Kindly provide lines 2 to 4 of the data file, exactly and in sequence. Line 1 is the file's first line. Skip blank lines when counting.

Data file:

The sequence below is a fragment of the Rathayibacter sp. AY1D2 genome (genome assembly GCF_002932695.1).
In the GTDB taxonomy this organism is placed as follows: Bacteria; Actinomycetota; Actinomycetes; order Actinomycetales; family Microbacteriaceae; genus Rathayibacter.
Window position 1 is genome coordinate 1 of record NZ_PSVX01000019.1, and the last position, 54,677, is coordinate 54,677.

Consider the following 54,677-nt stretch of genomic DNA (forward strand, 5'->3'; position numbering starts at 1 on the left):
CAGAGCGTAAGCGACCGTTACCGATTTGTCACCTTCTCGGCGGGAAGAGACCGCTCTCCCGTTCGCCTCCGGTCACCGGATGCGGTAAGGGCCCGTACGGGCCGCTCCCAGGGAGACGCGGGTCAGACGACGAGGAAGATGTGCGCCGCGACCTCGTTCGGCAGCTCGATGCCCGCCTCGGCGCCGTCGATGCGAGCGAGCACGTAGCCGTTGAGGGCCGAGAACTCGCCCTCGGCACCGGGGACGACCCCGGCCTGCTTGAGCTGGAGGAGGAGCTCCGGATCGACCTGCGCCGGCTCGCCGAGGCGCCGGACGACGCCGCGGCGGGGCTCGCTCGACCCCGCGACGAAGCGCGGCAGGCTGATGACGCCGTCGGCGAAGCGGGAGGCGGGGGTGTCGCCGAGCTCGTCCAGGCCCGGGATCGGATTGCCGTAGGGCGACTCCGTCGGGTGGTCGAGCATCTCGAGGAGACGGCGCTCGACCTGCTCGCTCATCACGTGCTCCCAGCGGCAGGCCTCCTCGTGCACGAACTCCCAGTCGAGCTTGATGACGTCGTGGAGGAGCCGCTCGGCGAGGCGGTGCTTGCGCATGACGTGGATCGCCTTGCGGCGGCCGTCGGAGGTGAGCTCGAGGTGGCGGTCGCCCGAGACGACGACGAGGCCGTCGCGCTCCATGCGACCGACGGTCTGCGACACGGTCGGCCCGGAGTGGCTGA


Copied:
In the GTDB taxonomy this organism is placed as follows: Bacteria; Actinomycetota; Actinomycetes; order Actinomycetales; family Microbacteriaceae; genus Rathayibacter.
Window position 1 is genome coordinate 1 of record NZ_PSVX01000019.1, and the last position, 54,677, is coordinate 54,677.

Consider the following 54,677-nt stretch of genomic DNA (forward strand, 5'->3'; position numbering starts at 1 on the left):